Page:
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Demoting an employee: What to know and watch out for


Demoting an employee may be one of the most awkward and difficult conversations you’ll have with someone on your team. Unless an employee approaches you to voluntarily request that they step back from their current responsibilities, it’s never easy to tell someone that they’re moving down the organizational hierarchy. After all, this can involve:

  • Fewer responsibilities
  • A less prestigious title
  • A loss of managerial status
  • A reduction in pay

It can be demoralizing to the employee.

But it’s a very necessary conversation if you find yourself in a situation such as:

  • Your organization is restructuring or has undergone a merger or acquisition. This often requires roles and responsibilities to be consolidated and reorganized because of redundancies.
  • You realize that an employee lacks the skills for which they were hired. Perhaps they need more training and experience, or their skills better align with a different role.
  • An employee’s job performance has been suffering and you’ve been unable to resolve the issue with coaching, additional training or performance-improvement plans.
  • It turns out that an employee wasn’t ready yet for a promotion to their first managerial role.
  • A person on your team was a good employee, but a poor manager. (In some cases, employees discover they don’t actually want to be anyone’s boss.)

Demotion versus termination

Regardless of the scenario, you’re demoting an employee, as opposed to terminating them, because you recognize the value that they could offer your company – just not in their current role. You have reason to believe you can correct this by shifting them into a new position in which they can excel.

When an employee’s performance in their current role has been less than optimal, demotion may be a viable option as one of the last steps in the progressive discipline process or performance improvement plan before termination – if all other steps have failed.

In deciding whether to demote or terminate an employee because of performance issues, consider whether the employee accepts responsibility for their performance and have been making sincere efforts to improve. Or, are they putting the blame elsewhere and making constant excuses? You’ll have to look at the individual employee and their history with the company on a case-by-case basis.

For employees who do take accountability for unsatisfactory performance, a second chance – even in the form of a demotion – can strengthen their loyalty to your company. Their appreciation at getting another opportunity can motivate them to do better.

For more difficult employees who exhibit undesirable behaviors or a poor attitude, consider whether a demotion will effect positive change if all other efforts to resolve these issues have failed. For example:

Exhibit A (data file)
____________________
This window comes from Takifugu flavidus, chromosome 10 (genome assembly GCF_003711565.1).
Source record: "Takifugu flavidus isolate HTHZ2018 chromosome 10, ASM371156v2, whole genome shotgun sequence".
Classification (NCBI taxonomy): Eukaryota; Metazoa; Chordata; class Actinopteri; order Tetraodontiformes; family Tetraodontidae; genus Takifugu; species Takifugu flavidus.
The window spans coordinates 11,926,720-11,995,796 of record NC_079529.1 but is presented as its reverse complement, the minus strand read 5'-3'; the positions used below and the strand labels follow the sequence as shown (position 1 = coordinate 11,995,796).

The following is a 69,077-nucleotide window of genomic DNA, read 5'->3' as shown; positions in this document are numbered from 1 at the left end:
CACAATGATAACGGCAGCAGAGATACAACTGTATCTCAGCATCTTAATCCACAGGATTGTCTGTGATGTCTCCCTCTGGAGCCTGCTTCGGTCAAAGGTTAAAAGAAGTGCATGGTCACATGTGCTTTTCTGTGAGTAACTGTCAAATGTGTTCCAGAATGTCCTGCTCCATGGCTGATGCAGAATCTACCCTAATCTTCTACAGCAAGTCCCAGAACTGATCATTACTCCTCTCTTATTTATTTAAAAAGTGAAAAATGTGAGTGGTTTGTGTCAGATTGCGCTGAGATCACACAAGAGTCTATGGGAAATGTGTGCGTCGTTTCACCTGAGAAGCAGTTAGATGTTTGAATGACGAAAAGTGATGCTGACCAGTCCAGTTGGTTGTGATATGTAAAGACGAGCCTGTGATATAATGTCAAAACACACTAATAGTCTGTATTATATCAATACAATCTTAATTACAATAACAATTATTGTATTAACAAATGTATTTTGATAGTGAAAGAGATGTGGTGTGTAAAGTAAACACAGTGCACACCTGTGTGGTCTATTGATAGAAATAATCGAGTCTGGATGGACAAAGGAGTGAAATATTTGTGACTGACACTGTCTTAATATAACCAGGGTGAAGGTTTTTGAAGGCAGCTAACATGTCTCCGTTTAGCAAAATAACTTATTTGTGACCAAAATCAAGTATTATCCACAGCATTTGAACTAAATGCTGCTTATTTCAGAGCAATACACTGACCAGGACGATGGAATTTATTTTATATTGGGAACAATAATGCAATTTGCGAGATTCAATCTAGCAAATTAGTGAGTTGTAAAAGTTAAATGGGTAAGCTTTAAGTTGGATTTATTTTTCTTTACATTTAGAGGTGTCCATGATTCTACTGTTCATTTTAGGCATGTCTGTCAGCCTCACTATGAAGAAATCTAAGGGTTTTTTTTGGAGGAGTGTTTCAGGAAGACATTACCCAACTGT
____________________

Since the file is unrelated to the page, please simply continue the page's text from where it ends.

• Do they consistently violate workplace policies or ethical standards?
  • Have they ever been threatening or abusive toward other team members?
  • Are they  excessively negative?

Think about the optics of keeping such an employee with your organization, and the effect it can have on the rest of the team. Weigh whether this person will truly be successful in another role, or if they’ll carry the same bad habits and behaviors with them.

If termination is what ultimately needs to happen, be careful about using demotion to delay the inevitable. Demotion shouldn’t be treated as a stopgap or as a “Band-Aid.” It’s not only a waste of your company’s time and resources but demoting an employee who should be terminated can be worse for your workplace culture, team dynamics and reputation than simply terminating them outright.

The demotion process

Here’s the general process you should follow when demoting an employee.

1.      Establish and document the reason for the demotion

You need to have a detailed explanation for how you reached this point and a clear reason why you’re taking this action now. And it needs to be backed up by written documentation of the employee’s history with your company. Maintain these notes in a personnel file.

This will help you to be more objective and fair in demotion conversations and can help protect you against legal action by disgruntled employees.

2.      Inform the employee

Schedule an in-person meeting with the employee in a private setting. Under no circumstances should you tell an employee that they’re being demoted via email or text. Not only could those means of communication seem cold and impersonal, but you need to be able to:

  • Better control the delivery of the message and the overall narrative
  • Convey a caring and reassuring tone and demeanor
  • See the employee’s reaction
  • Answer questions and engage in a back-and-forth dialogue
  • Immediately take steps to keep the employee engaged

It’s always a good idea to have a witness to the conversation present. The witness could be either an HR specialist or a manager who is at least one level above the employee being demoted. To be sensitive to the employee, do not include any of the employees’ peers at the company – someone at the same level as them or lower – for risk of causing unnecessary awkwardness or embarrassment.

Provide the employee with a clear explanation for why you made this decision, as well as:

  • A new job title
  • A written job description outlining new duties and responsibilities
  • The new reporting structure
  • The impact on their pay and when those changes take effect

Emphasize that they’re still a valued part of the organization, and why. Reassure them that you want them to stay on board and excel in their new role.

Offer your continued support as they shift to their new role. State that you have an open-door policy.

Remind them that the situation isn’t permanent. At some point in the future, they can move to a different position or be promoted again as organizational needs evolve and their skills further develop.

3.      Document the meeting

Just as you should document everything about the employee’s history with the company leading up to the demotion meeting, you should also document the actual conversation in which you inform them of a demotion.

Ask the employee to sign change-in-status forms and a letter acknowledging the demotion.

In the letter, make a distinction between the company’s mandate that an employee change positions versus an employee’s voluntary request to change positions. This may help protect your company from legal action, as you don’t want anyone to later claim that they didn’t understand their demotion and how it impacted their status, work responsibilities and pay.

Include these items in the employee’s personnel file.

4.      Communicate with impacted parties